Fire and Brimstone: Revisiting Classic Convection Cooking

Convection Cooking Techniques in TaurangaThere are many ways to cook fish in restaurants from the Bay of Plenty. You can boil it, steam it, poach it, fry it and whatnot. With all the cooking methods already available to man, you can have food any way you want. But one method of cooking remains a favourite among people: grilling.

Grilling is part of a larger method of cooking called convection. Going back to basics, cooking requires the transfer of heat into the food. Convection is one way of transferring heat through open air. The best way to illustrate this is meat roasting on an open fire. The fire does not make contact, but the ambient heat makes its way to the food and cooks it. This simple triumvirate of man, fire and food produces some of the best meals.

For the uninitiated wanting to explore this method of cooking, there are three ways to go about it. 


For beginners, smoking can be a tough concept to grasp. But the gist of it is you burn flavoured wood chips. The fragrant smoke this burning fuel produces is then forced through a duct towards the food to be smoked. This 'cold smoke' imparts said flavour into the meat. Fuel can be charcoal or firewood.

Hickory, oak or guava wood gives the smoke great flavourful accents. Like roasting, smoking takes time, anywhere from eight hours to overnight. This amount of time allows the smoke to penetrate the meat and impart the flavour thoroughly. Most of the time, the smoked meat needs to be finished by grilling to ensure it is cooked through.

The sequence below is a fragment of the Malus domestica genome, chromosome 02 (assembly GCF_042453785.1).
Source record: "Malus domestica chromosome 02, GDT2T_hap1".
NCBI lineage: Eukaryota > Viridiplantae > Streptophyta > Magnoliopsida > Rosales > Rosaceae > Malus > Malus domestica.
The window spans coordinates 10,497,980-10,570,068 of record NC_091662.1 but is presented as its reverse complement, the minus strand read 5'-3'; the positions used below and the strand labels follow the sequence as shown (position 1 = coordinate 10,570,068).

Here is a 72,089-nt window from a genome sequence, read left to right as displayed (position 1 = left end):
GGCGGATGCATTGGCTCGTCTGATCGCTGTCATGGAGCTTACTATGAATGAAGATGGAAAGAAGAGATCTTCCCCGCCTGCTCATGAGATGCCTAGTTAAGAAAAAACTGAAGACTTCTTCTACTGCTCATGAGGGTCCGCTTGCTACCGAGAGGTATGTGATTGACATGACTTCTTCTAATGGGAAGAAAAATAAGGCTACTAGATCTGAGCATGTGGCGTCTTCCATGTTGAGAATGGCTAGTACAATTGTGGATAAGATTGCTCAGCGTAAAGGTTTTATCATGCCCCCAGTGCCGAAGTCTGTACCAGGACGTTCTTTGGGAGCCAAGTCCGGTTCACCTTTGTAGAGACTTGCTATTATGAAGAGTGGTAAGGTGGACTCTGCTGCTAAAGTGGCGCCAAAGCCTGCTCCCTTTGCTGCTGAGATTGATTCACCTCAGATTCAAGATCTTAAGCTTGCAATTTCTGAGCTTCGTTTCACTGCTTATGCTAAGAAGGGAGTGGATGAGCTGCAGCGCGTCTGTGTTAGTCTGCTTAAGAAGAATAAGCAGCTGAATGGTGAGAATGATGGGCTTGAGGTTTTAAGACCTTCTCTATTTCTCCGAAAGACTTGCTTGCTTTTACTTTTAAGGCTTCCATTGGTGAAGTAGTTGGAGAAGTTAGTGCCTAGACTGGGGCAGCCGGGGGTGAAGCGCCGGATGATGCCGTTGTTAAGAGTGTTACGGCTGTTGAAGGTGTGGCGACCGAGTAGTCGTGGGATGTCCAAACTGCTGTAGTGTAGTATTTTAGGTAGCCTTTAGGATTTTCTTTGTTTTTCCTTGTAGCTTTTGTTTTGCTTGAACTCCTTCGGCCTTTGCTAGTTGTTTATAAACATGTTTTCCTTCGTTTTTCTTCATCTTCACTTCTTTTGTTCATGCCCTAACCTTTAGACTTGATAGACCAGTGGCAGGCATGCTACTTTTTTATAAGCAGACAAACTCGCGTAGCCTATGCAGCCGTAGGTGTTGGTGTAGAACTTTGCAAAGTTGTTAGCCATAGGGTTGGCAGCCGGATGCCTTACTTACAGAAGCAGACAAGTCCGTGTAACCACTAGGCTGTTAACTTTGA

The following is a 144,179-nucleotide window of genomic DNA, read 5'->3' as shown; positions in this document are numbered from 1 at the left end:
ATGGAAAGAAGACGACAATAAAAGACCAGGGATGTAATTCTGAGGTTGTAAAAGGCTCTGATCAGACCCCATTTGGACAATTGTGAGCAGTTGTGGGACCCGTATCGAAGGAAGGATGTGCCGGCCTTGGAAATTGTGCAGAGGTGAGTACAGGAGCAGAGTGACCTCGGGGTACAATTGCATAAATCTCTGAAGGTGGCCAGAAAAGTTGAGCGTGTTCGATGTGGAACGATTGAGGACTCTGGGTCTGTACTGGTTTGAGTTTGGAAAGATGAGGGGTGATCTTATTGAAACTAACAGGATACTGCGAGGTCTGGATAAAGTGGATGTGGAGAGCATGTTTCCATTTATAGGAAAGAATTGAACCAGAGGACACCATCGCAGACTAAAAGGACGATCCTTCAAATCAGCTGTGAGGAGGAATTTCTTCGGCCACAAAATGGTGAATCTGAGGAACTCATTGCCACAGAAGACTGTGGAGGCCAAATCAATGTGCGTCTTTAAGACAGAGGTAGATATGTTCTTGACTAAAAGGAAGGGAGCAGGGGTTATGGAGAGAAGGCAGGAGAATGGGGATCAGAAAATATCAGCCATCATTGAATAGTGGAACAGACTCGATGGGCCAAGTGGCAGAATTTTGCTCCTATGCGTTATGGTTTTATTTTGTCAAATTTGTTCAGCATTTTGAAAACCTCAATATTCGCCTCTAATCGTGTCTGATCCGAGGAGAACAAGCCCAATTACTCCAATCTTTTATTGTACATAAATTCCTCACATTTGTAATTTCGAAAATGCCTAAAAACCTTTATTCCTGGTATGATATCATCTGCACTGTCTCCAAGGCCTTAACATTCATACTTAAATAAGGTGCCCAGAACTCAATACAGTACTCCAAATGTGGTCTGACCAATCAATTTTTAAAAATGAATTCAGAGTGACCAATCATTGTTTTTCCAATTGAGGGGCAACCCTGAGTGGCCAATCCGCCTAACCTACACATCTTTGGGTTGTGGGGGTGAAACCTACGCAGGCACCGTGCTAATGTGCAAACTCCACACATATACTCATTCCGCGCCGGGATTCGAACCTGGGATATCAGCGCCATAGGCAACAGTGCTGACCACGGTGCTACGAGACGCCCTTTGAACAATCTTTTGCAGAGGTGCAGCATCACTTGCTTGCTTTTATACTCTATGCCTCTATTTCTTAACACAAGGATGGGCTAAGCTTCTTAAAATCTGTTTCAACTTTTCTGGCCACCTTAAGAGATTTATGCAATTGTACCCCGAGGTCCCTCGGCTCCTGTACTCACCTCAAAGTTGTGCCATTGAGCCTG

The most basic and easily recognisable of all, grilling involves setting up a metal grill above a fire. The food makes contact with the metal grill, which adds heat conduction to the mix, but the rest of the heat is transferred through convection. This method allows the food to cook slowly and thoroughly. Adding grill marks on the meat also imparts a charred flavour and good texture. If you fancy this method, it can be as simple as constructing a metal grill and setting it on a fire. You can also purchase commercial gas or charcoal grills for convenience.


Roasting relies solely on heat convection. It is grilling but with no contact with the grill. The meat is placed a small distance from the heat source. It can be hung, placed or impaled on a large skewer by a fire. As the food is not subject to direct heat, cooking time tends to be long. Depending on the size of the meat, the roasting process can take anywhere from an hour to three. The beauty of it is the 'low and slow' method that allows the meat to cook thoroughly and evenly, resulting in fall-of-the-bone tenderness. This is the primary principle behind roasting in an oven.

And there you have it. The three classic methods of cooking using fire.